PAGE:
Brutalised skeletons of ancient farmers who ‘battered each other to death in world’s DRIEST desert’ found

Brutalised skeletons of ancient farmers who ‘battered each other to death in world’s DRIEST desert’ found

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Brutalised skeletons of ancient farmers who ‘battered each other to death in world’s DRIEST desert’ found

Grisly human remains of ancient farmers who worked in one of the world’s driest deserts have been examined as part of a new study. The battered skeletons were found in the Atacama Desert in modern-day Chile and date back 3,000 years.

Lethal wounds could be seen on some of the skulls

The brutal conditions of their dry workplace weren’t the only thing they had to deal with though.

The skeletons show how the farmers lived in a time of social tension that led to violence and murder.

The researchers write in their study: “The emergence of elites and social inequality fostered interpersonal and inter- and intra-group violence associated with the defence of resources, socio-economic investments, and other cultural concerns.

“This study evaluated violence among the first horticulturalists in the Atacama Desert in northern Chile during the Neolithic transition between 1000 BCE – 600 CE. Furthermore, it analyzed trauma caused by interpersonal violence using a sample of 194 individuals.”

The 194 skeletons investigated were all adult and came from ancient cemeteries in the desert’s Azapa Valley.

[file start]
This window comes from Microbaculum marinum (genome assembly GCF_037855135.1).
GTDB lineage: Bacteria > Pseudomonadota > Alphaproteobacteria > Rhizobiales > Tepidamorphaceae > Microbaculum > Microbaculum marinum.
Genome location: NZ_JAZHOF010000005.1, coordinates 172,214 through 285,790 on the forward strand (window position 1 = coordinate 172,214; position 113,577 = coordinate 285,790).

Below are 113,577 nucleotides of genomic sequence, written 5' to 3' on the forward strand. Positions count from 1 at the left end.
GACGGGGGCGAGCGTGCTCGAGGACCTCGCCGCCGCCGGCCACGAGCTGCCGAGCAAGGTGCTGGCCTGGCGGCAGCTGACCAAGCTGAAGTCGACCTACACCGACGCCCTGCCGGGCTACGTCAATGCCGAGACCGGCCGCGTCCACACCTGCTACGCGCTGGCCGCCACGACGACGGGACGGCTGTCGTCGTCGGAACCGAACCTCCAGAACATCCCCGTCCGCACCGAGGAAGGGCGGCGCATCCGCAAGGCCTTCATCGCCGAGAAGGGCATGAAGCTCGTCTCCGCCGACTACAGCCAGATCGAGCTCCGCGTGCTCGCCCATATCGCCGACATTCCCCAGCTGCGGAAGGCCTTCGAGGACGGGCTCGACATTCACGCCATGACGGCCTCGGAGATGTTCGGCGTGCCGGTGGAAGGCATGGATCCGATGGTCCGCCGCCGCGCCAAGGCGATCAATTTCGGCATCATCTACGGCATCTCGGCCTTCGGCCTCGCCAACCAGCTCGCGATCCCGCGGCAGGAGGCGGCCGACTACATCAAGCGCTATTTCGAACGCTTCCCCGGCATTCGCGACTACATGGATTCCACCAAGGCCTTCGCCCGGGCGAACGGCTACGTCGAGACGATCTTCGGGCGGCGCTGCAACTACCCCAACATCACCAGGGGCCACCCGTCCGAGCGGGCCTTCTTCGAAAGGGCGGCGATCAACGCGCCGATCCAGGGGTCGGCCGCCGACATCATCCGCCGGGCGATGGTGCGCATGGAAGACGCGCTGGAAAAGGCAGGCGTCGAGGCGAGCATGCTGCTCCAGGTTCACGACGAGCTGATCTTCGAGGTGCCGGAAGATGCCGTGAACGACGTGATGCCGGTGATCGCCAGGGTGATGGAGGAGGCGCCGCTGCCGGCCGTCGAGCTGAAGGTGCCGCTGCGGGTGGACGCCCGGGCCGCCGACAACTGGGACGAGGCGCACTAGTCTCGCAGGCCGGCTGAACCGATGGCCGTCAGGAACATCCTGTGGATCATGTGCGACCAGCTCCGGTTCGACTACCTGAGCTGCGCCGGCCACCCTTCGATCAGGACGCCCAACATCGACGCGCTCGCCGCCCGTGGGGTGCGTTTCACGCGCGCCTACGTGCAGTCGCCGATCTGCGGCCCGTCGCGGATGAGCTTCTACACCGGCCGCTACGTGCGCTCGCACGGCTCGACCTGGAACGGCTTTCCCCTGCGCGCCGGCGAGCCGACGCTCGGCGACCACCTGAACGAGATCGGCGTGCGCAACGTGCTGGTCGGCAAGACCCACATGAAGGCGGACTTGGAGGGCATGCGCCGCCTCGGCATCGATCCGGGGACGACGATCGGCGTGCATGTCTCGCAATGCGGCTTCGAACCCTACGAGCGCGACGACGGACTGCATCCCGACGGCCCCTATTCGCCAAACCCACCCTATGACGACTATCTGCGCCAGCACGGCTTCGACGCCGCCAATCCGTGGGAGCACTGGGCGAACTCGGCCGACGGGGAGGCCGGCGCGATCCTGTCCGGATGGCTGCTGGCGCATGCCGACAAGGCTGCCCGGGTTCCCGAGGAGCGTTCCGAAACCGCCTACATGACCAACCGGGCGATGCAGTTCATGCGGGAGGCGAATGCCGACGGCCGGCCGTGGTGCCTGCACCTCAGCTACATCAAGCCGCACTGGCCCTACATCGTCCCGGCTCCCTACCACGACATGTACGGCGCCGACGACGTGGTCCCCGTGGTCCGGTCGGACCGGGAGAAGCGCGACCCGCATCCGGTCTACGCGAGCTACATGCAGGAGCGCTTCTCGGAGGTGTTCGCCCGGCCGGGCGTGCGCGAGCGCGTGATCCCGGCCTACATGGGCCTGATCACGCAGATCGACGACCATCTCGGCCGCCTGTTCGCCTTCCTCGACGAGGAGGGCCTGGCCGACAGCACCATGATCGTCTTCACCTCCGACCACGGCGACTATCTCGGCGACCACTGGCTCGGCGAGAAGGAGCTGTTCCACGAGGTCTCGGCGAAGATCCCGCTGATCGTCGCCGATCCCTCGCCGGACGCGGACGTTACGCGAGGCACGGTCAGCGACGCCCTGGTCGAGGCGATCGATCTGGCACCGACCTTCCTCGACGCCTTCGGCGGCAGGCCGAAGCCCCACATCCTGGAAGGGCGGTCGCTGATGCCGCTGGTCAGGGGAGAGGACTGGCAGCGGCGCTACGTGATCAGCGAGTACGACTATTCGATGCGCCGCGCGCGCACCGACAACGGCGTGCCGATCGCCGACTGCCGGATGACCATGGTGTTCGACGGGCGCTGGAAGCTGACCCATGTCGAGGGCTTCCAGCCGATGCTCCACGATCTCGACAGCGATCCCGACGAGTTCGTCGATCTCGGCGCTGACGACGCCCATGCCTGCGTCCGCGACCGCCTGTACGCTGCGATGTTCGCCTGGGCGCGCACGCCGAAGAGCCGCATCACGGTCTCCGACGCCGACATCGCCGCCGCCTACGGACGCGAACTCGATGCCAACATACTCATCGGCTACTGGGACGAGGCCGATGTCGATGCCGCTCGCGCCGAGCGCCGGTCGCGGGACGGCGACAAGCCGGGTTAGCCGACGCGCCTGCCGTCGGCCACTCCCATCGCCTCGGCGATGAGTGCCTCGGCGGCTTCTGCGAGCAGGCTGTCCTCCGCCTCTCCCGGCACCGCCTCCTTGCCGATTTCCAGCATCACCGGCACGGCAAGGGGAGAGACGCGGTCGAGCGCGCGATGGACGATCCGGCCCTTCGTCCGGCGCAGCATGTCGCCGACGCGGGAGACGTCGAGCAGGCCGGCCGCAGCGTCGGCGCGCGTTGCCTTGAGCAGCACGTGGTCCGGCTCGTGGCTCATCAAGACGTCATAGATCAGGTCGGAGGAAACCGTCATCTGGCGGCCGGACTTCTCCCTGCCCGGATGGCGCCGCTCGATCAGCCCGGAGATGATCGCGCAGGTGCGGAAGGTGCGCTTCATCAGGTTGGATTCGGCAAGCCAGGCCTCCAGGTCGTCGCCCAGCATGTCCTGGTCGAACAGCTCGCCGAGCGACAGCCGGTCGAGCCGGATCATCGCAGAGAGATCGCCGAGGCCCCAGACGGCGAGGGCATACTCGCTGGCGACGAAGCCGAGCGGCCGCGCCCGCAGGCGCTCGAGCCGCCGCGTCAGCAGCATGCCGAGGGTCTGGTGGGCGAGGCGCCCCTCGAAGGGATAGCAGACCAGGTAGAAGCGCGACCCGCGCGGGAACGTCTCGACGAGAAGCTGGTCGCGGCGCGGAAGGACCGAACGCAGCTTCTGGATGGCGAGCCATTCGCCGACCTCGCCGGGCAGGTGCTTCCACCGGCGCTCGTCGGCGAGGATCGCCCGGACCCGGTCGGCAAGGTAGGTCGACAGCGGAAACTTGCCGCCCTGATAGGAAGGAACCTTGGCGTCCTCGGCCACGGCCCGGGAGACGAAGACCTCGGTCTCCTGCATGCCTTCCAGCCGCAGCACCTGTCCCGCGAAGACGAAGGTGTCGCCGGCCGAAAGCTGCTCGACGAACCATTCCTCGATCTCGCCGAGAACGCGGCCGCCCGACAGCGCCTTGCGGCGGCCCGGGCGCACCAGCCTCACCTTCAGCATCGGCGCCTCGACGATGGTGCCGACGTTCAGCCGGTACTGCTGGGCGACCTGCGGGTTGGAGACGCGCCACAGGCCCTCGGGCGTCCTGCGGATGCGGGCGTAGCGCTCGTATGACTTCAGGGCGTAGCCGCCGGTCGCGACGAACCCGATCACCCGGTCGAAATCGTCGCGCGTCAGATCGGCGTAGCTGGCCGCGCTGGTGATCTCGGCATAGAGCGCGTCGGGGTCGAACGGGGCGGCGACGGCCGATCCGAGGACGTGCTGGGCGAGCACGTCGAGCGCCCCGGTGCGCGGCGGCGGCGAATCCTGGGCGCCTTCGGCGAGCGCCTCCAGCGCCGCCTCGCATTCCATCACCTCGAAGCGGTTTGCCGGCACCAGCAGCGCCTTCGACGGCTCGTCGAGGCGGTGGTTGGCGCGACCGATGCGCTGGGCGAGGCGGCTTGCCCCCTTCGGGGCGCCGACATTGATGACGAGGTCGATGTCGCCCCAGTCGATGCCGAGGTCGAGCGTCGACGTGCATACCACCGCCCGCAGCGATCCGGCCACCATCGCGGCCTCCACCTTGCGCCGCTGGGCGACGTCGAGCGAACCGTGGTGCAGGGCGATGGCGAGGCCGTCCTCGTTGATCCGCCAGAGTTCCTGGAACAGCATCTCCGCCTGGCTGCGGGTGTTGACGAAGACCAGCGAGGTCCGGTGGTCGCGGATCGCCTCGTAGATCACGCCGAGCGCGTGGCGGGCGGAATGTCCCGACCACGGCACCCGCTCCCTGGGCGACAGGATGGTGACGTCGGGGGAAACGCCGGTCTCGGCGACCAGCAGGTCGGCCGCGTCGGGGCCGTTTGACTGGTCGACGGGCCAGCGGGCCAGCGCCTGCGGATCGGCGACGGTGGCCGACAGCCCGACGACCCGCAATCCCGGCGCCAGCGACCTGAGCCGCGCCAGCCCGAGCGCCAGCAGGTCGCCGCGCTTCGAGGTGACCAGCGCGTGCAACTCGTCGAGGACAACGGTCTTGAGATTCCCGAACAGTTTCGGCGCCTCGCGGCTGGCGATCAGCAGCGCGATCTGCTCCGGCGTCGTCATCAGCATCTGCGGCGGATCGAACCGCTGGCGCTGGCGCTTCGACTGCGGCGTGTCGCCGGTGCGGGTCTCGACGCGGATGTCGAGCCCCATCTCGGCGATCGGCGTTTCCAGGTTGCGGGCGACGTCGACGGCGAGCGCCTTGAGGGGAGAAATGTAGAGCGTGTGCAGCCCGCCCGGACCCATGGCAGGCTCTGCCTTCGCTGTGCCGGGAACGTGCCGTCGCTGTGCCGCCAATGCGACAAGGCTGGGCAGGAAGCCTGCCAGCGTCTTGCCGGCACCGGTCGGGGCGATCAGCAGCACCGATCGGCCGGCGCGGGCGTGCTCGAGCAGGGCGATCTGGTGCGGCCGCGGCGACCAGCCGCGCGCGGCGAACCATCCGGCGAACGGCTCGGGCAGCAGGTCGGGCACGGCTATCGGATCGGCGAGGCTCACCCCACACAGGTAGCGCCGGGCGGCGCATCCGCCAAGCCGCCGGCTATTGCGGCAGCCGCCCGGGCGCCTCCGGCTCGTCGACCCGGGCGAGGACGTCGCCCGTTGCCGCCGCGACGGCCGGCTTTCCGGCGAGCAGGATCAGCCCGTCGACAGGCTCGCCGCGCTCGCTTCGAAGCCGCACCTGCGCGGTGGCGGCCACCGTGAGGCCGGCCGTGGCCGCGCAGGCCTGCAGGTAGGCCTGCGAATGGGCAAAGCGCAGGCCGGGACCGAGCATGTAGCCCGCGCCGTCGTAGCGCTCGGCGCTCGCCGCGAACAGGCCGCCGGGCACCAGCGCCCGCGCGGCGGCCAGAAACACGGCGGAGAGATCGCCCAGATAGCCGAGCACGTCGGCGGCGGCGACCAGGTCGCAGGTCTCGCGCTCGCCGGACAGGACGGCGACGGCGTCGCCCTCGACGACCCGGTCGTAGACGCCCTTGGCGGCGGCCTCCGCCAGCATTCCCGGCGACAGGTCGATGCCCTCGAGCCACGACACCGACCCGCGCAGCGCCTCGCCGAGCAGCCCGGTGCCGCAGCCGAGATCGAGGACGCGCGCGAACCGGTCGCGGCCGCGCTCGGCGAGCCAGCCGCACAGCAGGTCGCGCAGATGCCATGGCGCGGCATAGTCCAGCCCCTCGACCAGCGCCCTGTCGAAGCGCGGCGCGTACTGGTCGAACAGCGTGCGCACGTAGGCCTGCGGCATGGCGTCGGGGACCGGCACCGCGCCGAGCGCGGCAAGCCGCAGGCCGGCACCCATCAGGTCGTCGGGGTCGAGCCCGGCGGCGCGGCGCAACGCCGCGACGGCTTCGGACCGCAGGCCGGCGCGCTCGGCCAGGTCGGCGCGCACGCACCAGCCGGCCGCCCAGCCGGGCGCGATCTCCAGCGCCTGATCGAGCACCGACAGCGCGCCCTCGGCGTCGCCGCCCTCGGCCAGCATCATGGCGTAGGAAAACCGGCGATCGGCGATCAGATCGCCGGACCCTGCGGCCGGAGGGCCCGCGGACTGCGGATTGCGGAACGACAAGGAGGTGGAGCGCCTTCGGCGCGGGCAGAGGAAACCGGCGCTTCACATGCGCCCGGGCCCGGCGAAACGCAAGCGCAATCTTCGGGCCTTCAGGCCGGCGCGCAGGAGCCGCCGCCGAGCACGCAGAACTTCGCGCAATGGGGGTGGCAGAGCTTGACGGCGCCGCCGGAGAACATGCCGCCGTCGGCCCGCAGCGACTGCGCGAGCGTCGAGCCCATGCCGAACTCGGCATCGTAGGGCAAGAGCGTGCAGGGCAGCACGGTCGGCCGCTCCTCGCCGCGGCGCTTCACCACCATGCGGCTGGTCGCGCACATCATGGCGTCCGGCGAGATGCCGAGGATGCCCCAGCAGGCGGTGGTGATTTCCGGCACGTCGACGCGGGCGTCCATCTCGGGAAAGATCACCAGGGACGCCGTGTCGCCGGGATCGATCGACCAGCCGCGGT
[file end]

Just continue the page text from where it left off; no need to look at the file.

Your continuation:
This was said to be one of the richest and most fertile valleys that the ancient farmers could have been based in.

The skeletons are creepily well preserved because of the dry conditions and some even have soft tissue and hair.

Around 21% of the skeletons also showed evidence of “interpersonal violence”.

This includes skull holes and fractures that would have caused extreme pain.

Around 10% likely died from lethal blows.

Weapons like maces, sticks and arrows could have caused the trauma.

The researchers write: “Some individuals exhibited severe high impact fractures of the cranium that caused massive destruction of the face and neurocranium, with craniofacial disjunction and outflow of brain mass.”

The fights could have been over land, water and resources.

The full study findings can be found in the Journal of Anthropological Archaeology.

The farmers could have been fighting over land and resources
194 skeletons were studied for the research

In other archaeology news, a ship that sank after it was hit by gigantic stone blocks following an earthquake 2,200 years ago has been found in Egypt.

A new analysis of the remains of an ancient Egyptian pharaoh has revealed he may have been brutally murdered on the battlefield.

And, human skeletons have been discovered on a 1717 pirate shipwreck just off the coast of Cape Cod in the US.


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